However, most stars in the sky, except the brightest ones, appear white or bluish-white to the unaided eye because they are too dim for color vision to work. Red supergiants are cooler and redder than dwarfs of the same spectral type, and stars with particular spectral features such as carbon stars may be far redder than any black body.

Yerkes Classification of Stars

Just assigning an alphabet to each star according to its surface temperature isn’t enough for stellar classification. Stars come in all sizes and are in different stages of evolution. There are the main sequence stars that are still burning hydrogen into helium in their core (Sun) and there are white dwarfs that have ended their lives. So we need another parameter to differentiate them. That parameter is Luminosity.

Also Read: UY Scuti – The Largest Star Discovered In The Universe So Far

Luminosity, in astrophysics, is the total energy output per second. Denser stars with higher surface gravity exhibit greater pressure broadening of spectral lines. The gravity, and hence the pressure, on the surface of a giant star, is much lower than for a dwarf star because the radius of the giant is much greater than a dwarf of similar mass. Therefore, differences in the spectrum can be interpreted as luminosity effects and a luminosity class can be assigned purely from an examination of the spectrum. The Luminosity class and its description is as follows:

Spectral classification of stars
The Yerkes Classification of Stars

Morgan Keenan Classification of Stars

Finally, when the Harvard system and the Yerkes luminosity classes are combined together, we get the current Morgan Keenan (MK) stellar classification system. Therefore each star is designated a spectral class according to its surface temperature and a luminosity class corresponding to its surface gravity (luminosity). So our Sun is a G2V star. Its surface temperature is about 5,900 K (G type) and it is fusing hydrogen into helium in its core, hence a main-sequence (V) star. The MK system comes into play while plotting all the stars in the Universe on just one diagram, the Hertzsprung Russell diagram, that we will learn in the next article.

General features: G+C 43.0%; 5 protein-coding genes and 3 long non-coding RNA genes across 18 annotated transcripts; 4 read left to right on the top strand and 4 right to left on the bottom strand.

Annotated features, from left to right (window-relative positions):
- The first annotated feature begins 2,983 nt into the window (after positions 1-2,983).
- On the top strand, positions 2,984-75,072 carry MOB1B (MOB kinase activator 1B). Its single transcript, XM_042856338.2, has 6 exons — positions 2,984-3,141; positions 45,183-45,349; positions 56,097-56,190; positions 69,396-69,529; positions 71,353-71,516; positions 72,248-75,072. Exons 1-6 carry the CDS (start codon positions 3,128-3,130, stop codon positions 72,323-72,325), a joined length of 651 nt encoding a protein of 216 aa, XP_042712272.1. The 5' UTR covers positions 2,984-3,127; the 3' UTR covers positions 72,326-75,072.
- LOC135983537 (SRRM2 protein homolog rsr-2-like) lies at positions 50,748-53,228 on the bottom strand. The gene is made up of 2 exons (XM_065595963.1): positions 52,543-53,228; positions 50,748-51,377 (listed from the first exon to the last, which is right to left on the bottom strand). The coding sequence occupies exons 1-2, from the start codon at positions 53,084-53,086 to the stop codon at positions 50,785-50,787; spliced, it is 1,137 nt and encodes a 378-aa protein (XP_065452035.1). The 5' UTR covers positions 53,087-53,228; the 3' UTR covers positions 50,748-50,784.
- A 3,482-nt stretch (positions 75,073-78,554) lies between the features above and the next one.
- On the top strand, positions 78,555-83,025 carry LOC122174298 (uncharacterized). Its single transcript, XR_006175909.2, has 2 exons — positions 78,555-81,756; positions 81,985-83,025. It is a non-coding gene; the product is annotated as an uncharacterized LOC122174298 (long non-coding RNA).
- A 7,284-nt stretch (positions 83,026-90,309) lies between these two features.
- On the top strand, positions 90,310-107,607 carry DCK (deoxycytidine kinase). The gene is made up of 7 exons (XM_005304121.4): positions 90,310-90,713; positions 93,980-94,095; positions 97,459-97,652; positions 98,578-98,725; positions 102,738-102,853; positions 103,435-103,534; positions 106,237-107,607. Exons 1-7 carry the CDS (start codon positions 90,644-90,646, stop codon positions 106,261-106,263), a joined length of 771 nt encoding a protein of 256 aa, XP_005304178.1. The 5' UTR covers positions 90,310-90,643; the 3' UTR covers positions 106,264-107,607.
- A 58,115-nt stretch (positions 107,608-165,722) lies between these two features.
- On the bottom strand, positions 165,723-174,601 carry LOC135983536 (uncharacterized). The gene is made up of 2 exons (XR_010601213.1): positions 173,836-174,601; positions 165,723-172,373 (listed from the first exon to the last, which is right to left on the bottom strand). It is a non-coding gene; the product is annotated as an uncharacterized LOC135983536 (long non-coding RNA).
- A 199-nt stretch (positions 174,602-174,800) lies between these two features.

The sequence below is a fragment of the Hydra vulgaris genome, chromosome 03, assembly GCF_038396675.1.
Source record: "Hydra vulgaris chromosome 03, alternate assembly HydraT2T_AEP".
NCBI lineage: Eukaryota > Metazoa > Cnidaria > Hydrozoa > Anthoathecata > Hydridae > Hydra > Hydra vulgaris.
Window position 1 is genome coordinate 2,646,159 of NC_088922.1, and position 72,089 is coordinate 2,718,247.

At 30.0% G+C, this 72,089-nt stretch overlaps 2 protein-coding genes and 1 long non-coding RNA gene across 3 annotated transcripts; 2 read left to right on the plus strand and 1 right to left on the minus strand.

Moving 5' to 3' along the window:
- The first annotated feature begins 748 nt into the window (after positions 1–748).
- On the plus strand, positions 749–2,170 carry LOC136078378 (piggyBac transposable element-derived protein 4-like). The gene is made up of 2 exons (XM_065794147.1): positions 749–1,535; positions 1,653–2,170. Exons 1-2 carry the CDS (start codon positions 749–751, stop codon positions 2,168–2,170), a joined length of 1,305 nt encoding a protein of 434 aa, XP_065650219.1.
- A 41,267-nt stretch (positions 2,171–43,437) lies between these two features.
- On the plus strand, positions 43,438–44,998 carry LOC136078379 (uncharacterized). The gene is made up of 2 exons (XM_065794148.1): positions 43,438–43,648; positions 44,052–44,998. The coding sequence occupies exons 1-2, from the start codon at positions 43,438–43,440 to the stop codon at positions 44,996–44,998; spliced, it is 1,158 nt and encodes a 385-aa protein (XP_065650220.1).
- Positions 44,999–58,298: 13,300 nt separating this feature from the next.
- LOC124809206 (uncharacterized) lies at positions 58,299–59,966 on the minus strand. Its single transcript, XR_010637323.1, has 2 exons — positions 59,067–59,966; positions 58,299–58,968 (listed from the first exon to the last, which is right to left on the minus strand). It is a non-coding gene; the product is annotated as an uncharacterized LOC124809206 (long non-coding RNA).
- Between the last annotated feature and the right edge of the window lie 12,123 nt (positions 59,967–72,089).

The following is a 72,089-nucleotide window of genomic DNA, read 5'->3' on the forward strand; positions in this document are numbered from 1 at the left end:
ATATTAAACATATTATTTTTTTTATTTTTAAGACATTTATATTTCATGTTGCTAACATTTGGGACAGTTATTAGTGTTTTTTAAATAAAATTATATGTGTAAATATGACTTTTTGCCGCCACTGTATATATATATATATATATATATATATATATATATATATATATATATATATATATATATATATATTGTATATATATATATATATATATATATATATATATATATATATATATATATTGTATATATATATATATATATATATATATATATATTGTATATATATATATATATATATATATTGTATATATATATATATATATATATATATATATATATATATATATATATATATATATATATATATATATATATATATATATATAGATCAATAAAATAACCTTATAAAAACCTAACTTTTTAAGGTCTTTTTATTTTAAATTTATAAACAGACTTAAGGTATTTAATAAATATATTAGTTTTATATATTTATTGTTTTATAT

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Author’s Message

The spectral classification of stars, along with the Hertzsprung Russell diagram, is one of the most fundamental concepts in Stellar Astrophysics. The entire story of stars revolves around these two concepts. This article was very important to learn about Stellar Astrophysics. Today, in the name of Astrophysics, most of the people just talk about black holes, wormholes, white holes and other pop science concepts. But in reality, Astrophysics is much more than this. It is a very wide branch of Physics.

This is the main aim of the series. I really want you to understand the deeper concepts of this field: concepts, that most people don’t know or don’t talk about. I always tell my young friends, “If you wanna be an Astrophysicist, master physics first. Without Physics, there’s no way you can understand astrophysics in detail.” If you have a strong hold over Physics, Astrophysics will then be a cake walk for you. See you in the next article.

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14 thoughts on “A Systematic Classification of Stars”

  1. Amazing bro I love this article and your explanation is matching the highest peak of deeper cosmos
    Please put more article like this in series because without stars astrophysics is nothing

  2. Very random article!!! And it’s just the basic :0
    I love the space, but the physics are the magic there 🍎